I Believe Because They Believe and Vice Versa

The Fifth Carnival of the Godless is posted. And I’ve been meaning to point out this post at Normblog for days. He points out what seem (from the available evidence, e.g. what the article reports) like rather dubious bits of reasoning in an article about the possible evolutionary basis for religion.

There is one quite convincing comment in the article though. It gestures at something I often think.

Childish belief is one thing, but religious belief is embraced by people of all ages and is by no means the preserve of the uneducated. According to Boyer, the persistence of belief into adulthood is at least in part down to a presumption. “When you’re in a belief system, it’s not that you stop asking questions, it’s that they become irrelevant. Why don’t you ask yourself about the existence of gravity? It’s because a lot of the stuff you do every day presupposes it and it seems to work, so where’s the motivation to question it?” he says. “In belief systems, you tend to enter this strange state where you start thinking there must be something to it because everybody around you is committed to it. The general question of whether it’s true is relegated.”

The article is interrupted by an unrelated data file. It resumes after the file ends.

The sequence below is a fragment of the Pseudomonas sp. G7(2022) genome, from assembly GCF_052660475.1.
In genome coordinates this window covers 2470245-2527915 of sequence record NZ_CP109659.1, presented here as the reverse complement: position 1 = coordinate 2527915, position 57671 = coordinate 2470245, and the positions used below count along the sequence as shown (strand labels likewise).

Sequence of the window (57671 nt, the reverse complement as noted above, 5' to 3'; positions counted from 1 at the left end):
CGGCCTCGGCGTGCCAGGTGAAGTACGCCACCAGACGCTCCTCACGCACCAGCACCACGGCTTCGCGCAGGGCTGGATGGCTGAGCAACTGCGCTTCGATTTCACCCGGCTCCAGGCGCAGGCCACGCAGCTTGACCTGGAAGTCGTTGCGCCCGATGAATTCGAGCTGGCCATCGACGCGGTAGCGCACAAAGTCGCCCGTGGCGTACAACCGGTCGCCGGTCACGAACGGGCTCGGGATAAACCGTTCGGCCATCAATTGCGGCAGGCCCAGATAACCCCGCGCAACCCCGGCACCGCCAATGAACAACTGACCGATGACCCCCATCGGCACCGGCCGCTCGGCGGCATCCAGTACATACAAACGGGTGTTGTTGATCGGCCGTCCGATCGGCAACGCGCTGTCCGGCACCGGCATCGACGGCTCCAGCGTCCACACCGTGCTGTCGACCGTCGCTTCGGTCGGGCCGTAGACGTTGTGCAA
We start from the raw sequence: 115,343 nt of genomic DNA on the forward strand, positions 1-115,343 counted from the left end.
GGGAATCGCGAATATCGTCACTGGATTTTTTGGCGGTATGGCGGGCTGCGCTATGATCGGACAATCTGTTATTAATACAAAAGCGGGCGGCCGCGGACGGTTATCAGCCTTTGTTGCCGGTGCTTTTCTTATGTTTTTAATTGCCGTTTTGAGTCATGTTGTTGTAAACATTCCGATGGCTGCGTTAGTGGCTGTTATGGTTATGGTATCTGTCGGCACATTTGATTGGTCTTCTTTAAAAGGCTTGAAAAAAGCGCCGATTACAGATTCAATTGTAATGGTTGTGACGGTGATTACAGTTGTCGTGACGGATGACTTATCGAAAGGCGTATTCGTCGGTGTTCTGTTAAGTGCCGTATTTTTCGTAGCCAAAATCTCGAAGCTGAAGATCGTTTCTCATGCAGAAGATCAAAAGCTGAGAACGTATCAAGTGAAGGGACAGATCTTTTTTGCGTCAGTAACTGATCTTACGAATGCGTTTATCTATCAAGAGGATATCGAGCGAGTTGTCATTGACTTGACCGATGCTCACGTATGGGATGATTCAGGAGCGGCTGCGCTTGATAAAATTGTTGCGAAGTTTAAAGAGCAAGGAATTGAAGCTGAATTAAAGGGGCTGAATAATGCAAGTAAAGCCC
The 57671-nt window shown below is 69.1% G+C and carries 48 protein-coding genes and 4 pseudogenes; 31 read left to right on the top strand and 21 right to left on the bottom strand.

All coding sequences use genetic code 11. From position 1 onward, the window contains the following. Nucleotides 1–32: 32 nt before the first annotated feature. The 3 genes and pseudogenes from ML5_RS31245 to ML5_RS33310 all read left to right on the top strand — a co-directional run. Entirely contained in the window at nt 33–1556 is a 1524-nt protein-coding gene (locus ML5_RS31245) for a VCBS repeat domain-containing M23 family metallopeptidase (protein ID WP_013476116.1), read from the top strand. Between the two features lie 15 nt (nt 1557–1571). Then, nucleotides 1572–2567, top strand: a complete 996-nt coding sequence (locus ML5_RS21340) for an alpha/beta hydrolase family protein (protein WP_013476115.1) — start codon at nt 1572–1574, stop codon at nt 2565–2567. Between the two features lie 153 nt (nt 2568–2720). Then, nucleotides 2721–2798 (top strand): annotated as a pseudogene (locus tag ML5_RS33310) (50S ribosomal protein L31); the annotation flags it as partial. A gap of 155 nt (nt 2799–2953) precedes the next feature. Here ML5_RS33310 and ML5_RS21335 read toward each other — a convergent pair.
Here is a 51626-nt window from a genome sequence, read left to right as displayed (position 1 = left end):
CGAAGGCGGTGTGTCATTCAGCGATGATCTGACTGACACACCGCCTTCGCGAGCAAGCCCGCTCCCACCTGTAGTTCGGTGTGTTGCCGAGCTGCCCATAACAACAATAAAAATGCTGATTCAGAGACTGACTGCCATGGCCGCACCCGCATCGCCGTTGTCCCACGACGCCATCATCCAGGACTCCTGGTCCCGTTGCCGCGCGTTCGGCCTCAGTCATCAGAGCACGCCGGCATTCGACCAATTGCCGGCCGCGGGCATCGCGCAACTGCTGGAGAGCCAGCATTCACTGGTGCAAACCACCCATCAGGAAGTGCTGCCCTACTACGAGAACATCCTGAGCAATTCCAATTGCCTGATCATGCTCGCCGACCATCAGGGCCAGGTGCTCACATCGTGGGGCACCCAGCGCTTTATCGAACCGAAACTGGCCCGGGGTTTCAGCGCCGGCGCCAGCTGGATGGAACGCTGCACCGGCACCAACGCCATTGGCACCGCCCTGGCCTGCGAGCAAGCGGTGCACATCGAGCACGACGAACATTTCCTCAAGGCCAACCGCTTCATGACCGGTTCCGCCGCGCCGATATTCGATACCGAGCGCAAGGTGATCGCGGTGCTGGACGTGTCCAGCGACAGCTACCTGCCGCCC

Exactly. We’re often told some variation on the theme ‘Millions and billions of people have believed this stuff for thousands of years, so there must be something to it.’ But that just becomes a self-fulfilling prophecy, doesn’t it. Everybody looks around and says to herself, ‘By golly, everybody for miles around believes this crap, so there must be something to it, so I’d better shut up about the fact that I think it’s all fairy tales.’ We don’t have a clue how many people would have believed it without the shoring-up effect of all those millions and millions, so the argument isn’t worth much, is it.

Or to put it another way, if everyone believes because everyone else believes, then it could be that everyone believes only because everyone else believes, and no one believes independently of everyone else. No one believes because she already believes and would believe even if she’d been raised by wolves. So then why should anyone believe? Eh? I mean, what kind of argument is that? ‘Well all those other people believe!’ ‘Yes, but that’s only because people like you have been telling them “All those other people believe,” and pointing in this direction.’ It’s hollow. ‘Isobel believes because you believe.’ ‘Oh dear – but I believe because Isobel believes.’ ‘Err…’

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